The messenger app allegedly declined to provide the Supreme Court with the phone numbers of administrators of a group with neo-Nazi content
Google, Apple, and four Brazilian telecom companies have been ordered to remove Telegram from their app stores and other platforms after the company failed to turn over all the requested data of neo-Nazi group administrators, the PF Intelligence Directorate announced on Wednesday. Telegram will be fined 1 million reals ($198,000) per day as long as it continues to refuse to provide the data.
While Telegram delivered some of the contacts and data authorities requested on Friday, it did not supply the telephone numbers of members and administrators in a group with neo-Nazi content, authorities said. Since then, it has been fined 100,000 reals per day.
Police demanded access to the data after determining the 16-year-old who shot four people dead and wounded nearly a dozen more at two schools in Aracruz in November had been spreading anti-Semitic content on Telegram groups. He also shared “murder tutorials,” videos depicting violent deaths, bomb-making tutorials, and material promoting hatred of minorities and Neo-nazi ideals, police stated in their data request to Telegram, which was seen by Brazilian news outlet Globo.
Investigators hope to learn more about the connections between extremist group members and administrators and whether the group influenced the shooter to commit his crime.
The 16-year-old was wearing a swastika on his military fatigues when he opened fire at his former school, then fled to another nearby school to continue the killing. The shooter, a policeman’s son who used his father’s legal weapons to carry out the killings, was reportedly undergoing psychiatric treatment.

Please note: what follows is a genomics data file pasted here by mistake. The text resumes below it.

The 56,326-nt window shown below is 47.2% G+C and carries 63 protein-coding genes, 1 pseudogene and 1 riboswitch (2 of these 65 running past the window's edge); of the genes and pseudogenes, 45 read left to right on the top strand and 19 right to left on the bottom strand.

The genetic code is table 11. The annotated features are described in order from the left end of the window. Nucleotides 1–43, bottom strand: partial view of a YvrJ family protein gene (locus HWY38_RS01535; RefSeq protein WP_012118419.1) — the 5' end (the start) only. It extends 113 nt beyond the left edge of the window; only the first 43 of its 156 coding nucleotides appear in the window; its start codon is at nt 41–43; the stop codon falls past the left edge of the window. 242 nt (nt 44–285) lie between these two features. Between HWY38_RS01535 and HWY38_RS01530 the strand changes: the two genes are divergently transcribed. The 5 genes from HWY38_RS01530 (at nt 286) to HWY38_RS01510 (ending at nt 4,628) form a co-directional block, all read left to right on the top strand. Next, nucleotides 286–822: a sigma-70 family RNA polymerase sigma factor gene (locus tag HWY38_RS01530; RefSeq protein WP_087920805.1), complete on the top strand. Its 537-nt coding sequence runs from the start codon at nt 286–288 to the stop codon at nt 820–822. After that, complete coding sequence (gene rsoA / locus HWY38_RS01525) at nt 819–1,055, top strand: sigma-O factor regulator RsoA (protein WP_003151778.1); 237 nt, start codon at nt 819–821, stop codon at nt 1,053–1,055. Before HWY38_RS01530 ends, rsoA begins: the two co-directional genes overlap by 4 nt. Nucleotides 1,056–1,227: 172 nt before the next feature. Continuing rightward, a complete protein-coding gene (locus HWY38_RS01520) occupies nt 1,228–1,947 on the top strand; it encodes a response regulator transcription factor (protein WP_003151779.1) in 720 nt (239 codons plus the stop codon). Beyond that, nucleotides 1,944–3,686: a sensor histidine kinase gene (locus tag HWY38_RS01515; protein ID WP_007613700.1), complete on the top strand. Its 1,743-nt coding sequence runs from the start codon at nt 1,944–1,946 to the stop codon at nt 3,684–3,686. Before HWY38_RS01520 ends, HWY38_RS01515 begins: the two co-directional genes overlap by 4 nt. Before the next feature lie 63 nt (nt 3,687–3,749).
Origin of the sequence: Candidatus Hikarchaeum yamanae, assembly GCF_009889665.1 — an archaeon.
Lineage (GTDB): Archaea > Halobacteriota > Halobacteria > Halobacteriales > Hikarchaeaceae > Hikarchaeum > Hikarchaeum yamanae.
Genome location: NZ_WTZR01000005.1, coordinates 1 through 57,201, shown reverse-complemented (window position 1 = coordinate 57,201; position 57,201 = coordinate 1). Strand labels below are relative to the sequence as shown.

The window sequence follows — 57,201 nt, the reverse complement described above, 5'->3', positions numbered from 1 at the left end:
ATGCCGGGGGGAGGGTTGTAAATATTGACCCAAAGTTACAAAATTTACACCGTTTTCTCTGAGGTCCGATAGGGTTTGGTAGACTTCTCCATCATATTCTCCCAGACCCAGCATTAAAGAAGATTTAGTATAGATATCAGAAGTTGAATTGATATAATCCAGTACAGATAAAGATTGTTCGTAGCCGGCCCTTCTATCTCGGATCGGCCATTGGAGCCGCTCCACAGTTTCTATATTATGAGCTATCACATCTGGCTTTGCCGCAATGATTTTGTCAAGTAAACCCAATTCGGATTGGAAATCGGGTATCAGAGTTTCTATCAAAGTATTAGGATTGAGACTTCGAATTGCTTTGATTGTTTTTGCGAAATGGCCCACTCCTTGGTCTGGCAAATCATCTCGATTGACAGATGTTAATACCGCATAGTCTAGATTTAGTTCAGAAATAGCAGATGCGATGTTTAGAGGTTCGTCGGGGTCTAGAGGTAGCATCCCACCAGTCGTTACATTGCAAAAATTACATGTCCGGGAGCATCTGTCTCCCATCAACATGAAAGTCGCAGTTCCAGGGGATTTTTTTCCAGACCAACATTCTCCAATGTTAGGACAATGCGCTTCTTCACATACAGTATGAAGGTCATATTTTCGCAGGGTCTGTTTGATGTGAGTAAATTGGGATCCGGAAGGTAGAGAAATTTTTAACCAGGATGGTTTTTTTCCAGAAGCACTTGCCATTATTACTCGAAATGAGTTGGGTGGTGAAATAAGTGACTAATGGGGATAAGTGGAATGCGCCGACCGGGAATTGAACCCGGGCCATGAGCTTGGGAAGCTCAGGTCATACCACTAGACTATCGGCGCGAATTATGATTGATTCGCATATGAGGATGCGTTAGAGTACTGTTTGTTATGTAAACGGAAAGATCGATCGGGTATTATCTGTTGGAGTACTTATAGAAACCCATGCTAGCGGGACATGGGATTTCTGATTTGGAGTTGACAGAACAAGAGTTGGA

Some 302 arrests and 270 search and seizure operations have been carried out in the course of “Operation Safe School,” Justice Minister Flavio Dino revealed last week. A total of 1,738 violent incidents and threats are being investigated based on 2,593 police reports.
School shootings have been on the rise in Brazil in recent years, a phenomenon some have blamed on former president Jair Bolsonaro’s loosening of gun laws. His successor, Luiz Inacio Lula da Silva, halted the issue of new gun licenses in one of his first acts as president, vowing to disarm Brazil.
The Brazilian government previously acted to suspend Telegram last year, claiming the platform had refused to freeze accounts spreading alleged disinformation, though service was restored two days later.
Telegram was again fined in January for not suspending the account of popular right-wing federal representative Nikolas Ferreira after the platform questioned what laws Ferreira had broken.
You can share this story on social media: